However, the vast alteration of the curve is already in motion as creatures flee to the poles, according to a study they published in the journal PNAS.
These changes augur major disruptions to global ecosystem as marine life scrambles in a chaotic fight for food, space, and resources – with a mass die-off and extinction of creatures likely resulting.
The research underscores the dire need for human societies to control rampant climate change before the biodiversity and ecological health of the planet is pushed past the point of no return.
Rare Creature Photographed Alive In The Wild For The First Time Ever
Advances in the methods used by researchers to watch wildlife have allowed for the photographing of a rare creature whose image had never been captured in the wild before.
Researchers in the West African nation of Togo were able to spot the rare Walter’s duiker, a rare species of petite African antelope, for the first time in the wild thanks to camera traps equipped with motion sensors.
In addition to the Walter’s duiker, the camera traps were also able to discover rare species of aardvarks and a mongoose, reports Gizmodo.
At a time when the extinction of entire species is becoming more common worldwide, such devices should help conservationists not only preserve creatures sought by bushmeat hunters but also spot rare animals whose presence is elusive for human observers. In the past, biologists were forced to rely on the same hunters for information.
“Camera traps are a game changer when it comes to biodiversity survey fieldwork,” said University of Oxford wildlife biologist Neil D’Cruze.
“I’ve spent weeks roughing it in tropical forests seemingly devoid of any large mammal species,” D’Cruze continued. “Yet when you fire up the laptop and stick in the memory card from camera traps that have been sitting there patiently during the entire trip—and see species that were there with you the entire time —it’s like being given a glimpse into a parallel world.”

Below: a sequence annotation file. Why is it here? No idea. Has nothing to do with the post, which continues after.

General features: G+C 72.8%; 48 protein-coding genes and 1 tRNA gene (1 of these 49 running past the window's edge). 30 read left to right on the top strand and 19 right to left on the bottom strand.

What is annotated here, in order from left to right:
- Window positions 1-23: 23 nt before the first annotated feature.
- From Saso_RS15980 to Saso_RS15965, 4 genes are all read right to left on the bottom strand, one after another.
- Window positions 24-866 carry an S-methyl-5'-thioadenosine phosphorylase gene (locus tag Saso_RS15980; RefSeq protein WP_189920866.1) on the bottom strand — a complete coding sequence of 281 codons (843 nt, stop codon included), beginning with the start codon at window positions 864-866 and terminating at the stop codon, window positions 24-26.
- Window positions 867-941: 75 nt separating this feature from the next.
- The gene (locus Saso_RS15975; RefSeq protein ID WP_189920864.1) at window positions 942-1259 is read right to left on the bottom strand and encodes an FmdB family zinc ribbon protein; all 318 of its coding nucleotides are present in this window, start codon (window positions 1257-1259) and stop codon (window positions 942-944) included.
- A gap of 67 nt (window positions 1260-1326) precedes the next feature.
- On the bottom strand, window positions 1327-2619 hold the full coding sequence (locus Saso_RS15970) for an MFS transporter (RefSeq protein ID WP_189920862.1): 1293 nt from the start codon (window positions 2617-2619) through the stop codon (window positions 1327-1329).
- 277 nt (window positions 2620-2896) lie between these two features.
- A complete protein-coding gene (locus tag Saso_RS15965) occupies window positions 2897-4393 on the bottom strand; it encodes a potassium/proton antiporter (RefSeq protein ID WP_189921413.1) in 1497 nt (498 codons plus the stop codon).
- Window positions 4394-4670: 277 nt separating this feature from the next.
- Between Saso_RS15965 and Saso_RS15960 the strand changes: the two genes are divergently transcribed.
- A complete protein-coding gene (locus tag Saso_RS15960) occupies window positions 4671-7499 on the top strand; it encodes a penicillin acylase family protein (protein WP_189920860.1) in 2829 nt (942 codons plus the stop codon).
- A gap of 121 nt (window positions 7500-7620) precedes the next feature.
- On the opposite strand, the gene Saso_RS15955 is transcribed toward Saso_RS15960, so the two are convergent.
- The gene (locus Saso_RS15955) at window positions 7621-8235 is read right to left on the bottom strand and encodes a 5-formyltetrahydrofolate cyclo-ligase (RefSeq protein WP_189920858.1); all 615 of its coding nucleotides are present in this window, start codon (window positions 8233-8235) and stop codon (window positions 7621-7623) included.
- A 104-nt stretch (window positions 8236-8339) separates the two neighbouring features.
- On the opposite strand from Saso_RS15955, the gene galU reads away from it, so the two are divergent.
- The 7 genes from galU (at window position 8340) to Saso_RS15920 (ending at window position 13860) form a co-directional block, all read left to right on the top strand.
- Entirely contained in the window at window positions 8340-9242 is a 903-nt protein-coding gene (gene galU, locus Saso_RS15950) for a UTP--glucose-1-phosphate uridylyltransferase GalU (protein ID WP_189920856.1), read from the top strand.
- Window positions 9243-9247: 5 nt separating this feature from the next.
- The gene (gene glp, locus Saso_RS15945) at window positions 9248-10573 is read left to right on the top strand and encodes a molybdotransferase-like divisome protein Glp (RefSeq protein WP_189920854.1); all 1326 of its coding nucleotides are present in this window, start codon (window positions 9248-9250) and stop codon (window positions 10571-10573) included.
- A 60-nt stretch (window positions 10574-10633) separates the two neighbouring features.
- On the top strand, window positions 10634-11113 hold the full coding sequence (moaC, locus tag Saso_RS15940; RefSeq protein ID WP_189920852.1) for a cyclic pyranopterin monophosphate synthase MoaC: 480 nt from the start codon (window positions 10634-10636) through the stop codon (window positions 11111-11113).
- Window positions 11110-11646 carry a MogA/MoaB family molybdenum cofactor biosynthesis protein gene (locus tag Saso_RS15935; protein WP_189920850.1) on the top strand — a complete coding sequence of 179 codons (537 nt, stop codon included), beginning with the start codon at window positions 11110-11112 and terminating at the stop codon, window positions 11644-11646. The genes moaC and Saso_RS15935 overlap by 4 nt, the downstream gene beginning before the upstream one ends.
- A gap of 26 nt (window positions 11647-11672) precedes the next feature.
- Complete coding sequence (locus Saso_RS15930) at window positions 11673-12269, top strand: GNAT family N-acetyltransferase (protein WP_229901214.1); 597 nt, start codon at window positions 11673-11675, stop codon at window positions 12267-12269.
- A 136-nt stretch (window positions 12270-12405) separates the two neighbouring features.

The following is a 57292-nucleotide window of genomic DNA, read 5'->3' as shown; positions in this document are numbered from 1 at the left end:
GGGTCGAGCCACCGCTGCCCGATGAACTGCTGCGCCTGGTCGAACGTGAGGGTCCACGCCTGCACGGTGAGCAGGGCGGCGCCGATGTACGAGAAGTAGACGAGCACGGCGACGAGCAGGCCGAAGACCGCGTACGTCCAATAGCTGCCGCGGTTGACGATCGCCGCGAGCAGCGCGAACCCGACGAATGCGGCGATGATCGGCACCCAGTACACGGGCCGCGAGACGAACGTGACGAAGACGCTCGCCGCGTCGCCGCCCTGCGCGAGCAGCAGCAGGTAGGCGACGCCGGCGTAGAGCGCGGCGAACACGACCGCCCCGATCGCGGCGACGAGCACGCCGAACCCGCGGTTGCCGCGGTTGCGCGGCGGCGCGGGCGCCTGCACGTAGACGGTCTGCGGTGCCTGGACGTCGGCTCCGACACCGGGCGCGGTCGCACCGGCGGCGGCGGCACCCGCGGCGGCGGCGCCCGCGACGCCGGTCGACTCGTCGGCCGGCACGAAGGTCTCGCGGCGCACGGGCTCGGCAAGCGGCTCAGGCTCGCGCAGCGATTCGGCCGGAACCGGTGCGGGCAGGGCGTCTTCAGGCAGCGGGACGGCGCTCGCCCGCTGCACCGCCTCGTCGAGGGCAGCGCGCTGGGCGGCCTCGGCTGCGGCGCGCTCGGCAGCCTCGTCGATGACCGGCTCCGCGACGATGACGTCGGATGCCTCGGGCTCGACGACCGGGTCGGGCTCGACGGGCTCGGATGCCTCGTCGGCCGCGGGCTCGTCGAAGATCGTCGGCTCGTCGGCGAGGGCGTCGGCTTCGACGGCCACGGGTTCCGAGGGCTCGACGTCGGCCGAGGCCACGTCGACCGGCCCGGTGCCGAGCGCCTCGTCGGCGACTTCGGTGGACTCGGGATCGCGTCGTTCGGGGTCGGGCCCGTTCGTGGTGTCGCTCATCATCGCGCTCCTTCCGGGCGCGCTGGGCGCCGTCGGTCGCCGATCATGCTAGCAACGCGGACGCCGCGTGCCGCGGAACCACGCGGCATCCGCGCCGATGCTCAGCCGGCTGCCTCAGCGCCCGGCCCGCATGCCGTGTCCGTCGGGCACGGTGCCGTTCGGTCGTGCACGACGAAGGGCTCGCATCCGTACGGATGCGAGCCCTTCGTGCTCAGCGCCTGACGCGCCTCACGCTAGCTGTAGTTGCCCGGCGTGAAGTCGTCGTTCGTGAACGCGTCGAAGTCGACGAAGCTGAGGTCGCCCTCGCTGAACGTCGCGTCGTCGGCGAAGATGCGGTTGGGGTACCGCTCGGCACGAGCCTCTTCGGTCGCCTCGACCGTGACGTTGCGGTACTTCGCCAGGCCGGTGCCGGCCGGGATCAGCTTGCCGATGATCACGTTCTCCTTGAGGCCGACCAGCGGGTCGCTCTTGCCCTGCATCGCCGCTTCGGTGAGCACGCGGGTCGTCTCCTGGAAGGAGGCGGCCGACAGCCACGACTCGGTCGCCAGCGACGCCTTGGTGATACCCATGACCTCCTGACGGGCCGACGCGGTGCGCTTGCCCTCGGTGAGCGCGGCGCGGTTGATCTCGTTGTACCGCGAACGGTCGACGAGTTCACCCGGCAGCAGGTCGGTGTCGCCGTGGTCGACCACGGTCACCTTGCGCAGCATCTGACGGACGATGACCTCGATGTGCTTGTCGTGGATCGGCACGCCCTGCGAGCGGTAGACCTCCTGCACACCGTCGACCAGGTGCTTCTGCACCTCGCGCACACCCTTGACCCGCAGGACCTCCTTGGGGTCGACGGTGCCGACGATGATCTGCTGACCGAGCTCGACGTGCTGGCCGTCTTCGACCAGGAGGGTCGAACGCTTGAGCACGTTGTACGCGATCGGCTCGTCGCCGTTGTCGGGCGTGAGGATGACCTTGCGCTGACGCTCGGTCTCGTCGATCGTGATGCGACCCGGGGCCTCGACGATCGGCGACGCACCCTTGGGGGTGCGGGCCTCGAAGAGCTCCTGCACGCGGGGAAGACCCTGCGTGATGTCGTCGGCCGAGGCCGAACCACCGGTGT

The Walter’s duiker was discovered in 2010 when specimens of bushmeat were compared to other duiker specimens. The new images of the creature are the first to have been seen.
Rare species like Walter’s duiker are often not listed as “endangered” by groups like the International Union for Conservation of Nature due to a lack of data.
‘Horrific’ Swarms of Spiders, Snakes Invade Australian Homes Amid Devastating Floods
In recent years, Australia’s most populous state of New South Wales (NSW) has faced everything from drought to brushfires, a pandemic, a recent all-consuming plague of mice and now, devastating floods and massive hordes of spiders.
In videos shared across social media, hundreds if not thousands of spiders can be seen scrambling through people’s homes and garages prior to an evacuation order being issued on early Saturday in expectation of the floods.
In one video posted to Facebook by Melanie Williams, the arachnids of all sizes can be seen scrambling about in search of shelter from the coming deluge.
“Check these spiders out, oh my god, oh my god! Look at them all,” Williams said in the video. “No! No! Oh my god.”
The Guardian reports that Kinchela resident Matt Lovenfosse was pulling up to his home on Monday morning when he witnessed what appeared to be a sea of “millions” of spiders climbing about to escape the floodwaters.
“So I went out to have a look and it was millions of spiders,” Lovenfosse said.
“It’s amazing. It’s crazy,” he continued. “The spiders all crawled up on to the house, on to fences and whatever they can get on to.”
The flooding has resulted in some 18,000 residents fleeing their homes since last week, with authorities warning that the cleanup could last until April.
The floods have also seen thousands of snakes and insects of every kind scrambling to flee from the floods, with some snakes even leaping into rescue boats to avoid being drowned.
“There were also skinks, ants, basically every insect, crickets – all just trying to get away from the flood waters,” vistor Shenae Varley told Guardian Australia.
It’s just the latest reminder that Australia isn’t just another country – it may be its own entirely different world.